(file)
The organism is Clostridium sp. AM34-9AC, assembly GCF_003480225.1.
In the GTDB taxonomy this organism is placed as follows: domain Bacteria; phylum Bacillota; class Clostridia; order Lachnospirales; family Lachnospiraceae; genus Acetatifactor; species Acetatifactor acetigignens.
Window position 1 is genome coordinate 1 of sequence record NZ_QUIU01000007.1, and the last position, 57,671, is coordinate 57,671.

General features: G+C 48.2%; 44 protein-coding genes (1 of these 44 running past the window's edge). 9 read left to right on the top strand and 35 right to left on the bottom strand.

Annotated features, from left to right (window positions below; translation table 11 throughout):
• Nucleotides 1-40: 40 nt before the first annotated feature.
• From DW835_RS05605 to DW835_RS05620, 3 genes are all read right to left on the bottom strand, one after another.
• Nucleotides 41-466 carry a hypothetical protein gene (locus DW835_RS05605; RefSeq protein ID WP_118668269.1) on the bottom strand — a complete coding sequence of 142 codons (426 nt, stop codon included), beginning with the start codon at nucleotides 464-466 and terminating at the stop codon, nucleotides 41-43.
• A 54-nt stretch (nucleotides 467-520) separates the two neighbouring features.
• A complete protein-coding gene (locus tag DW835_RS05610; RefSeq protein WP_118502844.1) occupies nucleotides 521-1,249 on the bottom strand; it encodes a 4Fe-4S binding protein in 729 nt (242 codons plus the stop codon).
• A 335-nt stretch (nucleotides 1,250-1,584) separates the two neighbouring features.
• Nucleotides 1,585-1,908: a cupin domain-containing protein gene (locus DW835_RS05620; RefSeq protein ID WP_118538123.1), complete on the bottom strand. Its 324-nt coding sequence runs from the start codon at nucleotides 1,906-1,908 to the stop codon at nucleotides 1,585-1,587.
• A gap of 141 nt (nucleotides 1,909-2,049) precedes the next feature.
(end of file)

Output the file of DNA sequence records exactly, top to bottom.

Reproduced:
The organism is Clostridium sp. AM34-9AC, assembly GCF_003480225.1.
In the GTDB taxonomy this organism is placed as follows: domain Bacteria; phylum Bacillota; class Clostridia; order Lachnospirales; family Lachnospiraceae; genus Acetatifactor; species Acetatifactor acetigignens.
Window position 1 is genome coordinate 1 of sequence record NZ_QUIU01000007.1, and the last position, 57,671, is coordinate 57,671.

General features: G+C 48.2%; 44 protein-coding genes (1 of these 44 running past the window's edge). 9 read left to right on the top strand and 35 right to left on the bottom strand.

Annotated features, from left to right (window positions below; translation table 11 throughout):
• Nucleotides 1-40: 40 nt before the first annotated feature.
• From DW835_RS05605 to DW835_RS05620, 3 genes are all read right to left on the bottom strand, one after another.
• Nucleotides 41-466 carry a hypothetical protein gene (locus DW835_RS05605; RefSeq protein ID WP_118668269.1) on the bottom strand — a complete coding sequence of 142 codons (426 nt, stop codon included), beginning with the start codon at nucleotides 464-466 and terminating at the stop codon, nucleotides 41-43.
• A 54-nt stretch (nucleotides 467-520) separates the two neighbouring features.
• A complete protein-coding gene (locus tag DW835_RS05610; RefSeq protein WP_118502844.1) occupies nucleotides 521-1,249 on the bottom strand; it encodes a 4Fe-4S binding protein in 729 nt (242 codons plus the stop codon).
• A 335-nt stretch (nucleotides 1,250-1,584) separates the two neighbouring features.
• Nucleotides 1,585-1,908: a cupin domain-containing protein gene (locus DW835_RS05620; RefSeq protein ID WP_118538123.1), complete on the bottom strand. Its 324-nt coding sequence runs from the start codon at nucleotides 1,906-1,908 to the stop codon at nucleotides 1,585-1,587.
• A gap of 141 nt (nucleotides 1,909-2,049) precedes the next feature.